Social experiment shows most strangers doing nothing to stop bullying

Schools have made a big effort to stop bullying among students.

Programs and ventures in recent years have shed light on embracing differences as well as examining the causes of bullying.

While bullying can happen anywhere, a point can be made when it happens in front of you in a public space.

Interestingly, Burger King is using its "Bullying Jr." social experiment to show others should speak up for those being bullied.

In a public service video, the fast food restaurant presents a group of kids in a bullying scenario inside a Burger King. The kids are secretly actors. Around them, patrons who are not in on the act look on as one of the teens pours a drink on the meeker child.

In the same realm, a worker, portrayed by an actor, is seen punching Whopper Jr. sandwiches. Patrons receive their orders only to find it pulverized. Only then do they stand up to the worker for "bullying" the sandwich.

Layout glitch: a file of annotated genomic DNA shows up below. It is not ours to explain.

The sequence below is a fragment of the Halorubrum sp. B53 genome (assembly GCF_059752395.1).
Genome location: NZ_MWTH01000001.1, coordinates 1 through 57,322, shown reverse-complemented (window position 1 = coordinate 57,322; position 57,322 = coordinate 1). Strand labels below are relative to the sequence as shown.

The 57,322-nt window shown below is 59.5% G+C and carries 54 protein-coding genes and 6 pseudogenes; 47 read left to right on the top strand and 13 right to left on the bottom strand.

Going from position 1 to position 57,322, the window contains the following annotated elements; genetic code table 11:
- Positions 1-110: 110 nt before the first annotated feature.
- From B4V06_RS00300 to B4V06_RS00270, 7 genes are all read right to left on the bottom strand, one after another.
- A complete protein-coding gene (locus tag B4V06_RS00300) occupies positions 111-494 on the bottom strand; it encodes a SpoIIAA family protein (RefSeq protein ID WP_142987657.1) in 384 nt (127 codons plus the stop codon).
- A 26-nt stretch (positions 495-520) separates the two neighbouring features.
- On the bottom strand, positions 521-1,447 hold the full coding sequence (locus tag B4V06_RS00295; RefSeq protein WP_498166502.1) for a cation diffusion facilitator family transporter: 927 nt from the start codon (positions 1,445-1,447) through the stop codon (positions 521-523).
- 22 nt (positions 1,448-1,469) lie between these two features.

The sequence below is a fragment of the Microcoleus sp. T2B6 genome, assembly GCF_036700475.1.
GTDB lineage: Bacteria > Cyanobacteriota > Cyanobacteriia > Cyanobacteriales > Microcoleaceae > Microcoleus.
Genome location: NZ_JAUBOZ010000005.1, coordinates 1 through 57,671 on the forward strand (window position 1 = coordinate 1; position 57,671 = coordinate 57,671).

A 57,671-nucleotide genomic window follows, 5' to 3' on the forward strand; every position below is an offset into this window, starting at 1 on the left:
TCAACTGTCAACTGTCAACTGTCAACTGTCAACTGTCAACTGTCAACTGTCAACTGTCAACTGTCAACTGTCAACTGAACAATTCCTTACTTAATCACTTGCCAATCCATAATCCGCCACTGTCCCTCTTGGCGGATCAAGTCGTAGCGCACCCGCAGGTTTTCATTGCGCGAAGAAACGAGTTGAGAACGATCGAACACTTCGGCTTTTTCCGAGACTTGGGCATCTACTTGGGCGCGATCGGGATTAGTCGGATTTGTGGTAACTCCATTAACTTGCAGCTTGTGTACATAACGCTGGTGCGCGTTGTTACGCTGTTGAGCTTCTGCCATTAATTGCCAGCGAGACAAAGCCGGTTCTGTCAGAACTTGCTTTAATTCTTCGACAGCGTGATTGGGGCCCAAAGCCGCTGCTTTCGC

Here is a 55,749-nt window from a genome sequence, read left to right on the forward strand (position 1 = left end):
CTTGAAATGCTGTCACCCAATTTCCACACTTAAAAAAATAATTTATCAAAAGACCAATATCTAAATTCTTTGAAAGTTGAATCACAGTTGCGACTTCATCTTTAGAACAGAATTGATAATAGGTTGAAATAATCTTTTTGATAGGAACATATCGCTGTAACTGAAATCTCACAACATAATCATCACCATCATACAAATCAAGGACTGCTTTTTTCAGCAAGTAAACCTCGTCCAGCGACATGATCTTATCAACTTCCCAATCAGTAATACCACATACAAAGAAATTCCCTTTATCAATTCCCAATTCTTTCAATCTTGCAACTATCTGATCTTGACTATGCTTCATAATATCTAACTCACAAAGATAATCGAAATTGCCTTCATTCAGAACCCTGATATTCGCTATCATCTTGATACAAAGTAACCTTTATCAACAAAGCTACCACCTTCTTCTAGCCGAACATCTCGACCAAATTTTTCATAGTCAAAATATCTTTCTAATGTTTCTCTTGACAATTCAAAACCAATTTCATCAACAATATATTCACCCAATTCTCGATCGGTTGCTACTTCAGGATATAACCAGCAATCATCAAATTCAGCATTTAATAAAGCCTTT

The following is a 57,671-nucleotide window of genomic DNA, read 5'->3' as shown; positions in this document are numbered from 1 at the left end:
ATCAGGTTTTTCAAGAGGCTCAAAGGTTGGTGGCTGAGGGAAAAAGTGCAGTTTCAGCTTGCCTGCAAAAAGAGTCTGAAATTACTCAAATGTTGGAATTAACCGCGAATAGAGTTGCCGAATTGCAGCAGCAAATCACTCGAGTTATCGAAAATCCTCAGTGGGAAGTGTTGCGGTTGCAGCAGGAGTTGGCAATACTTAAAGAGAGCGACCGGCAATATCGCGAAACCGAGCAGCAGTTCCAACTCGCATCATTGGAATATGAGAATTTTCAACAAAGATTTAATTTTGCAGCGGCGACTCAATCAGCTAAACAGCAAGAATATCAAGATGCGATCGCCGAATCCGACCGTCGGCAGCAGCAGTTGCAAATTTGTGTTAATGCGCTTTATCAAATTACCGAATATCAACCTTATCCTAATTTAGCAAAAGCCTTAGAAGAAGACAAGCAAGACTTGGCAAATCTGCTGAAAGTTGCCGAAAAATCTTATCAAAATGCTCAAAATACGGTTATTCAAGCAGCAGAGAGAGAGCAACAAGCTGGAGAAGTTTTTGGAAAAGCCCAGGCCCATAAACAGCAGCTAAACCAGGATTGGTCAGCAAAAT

Only 12 percent of customers in the experiment stood up for the bullied child, while 95 percent reported the "bullied" sandwich.

The experiment was made in conjunction with as part of National Bullying Prevention Month.

There are some ways to stand up to bullies when it happens in front of you.

Remember, when bullying goes unabated, bullies assume that this behavior is acceptable.

Speaking up for the bullied is easier said than done. First, find the courage to speak on behalf of the victims. The more people that side with the victim, the stronger the pushback.

Bystanders can also help by distracting the bully. You can get someone of authority involved, like a police officer or the manager of a business.

Support of the bullied is key. Let them know that you don't agree with what was said. Important of all, let them know that they are not alone.

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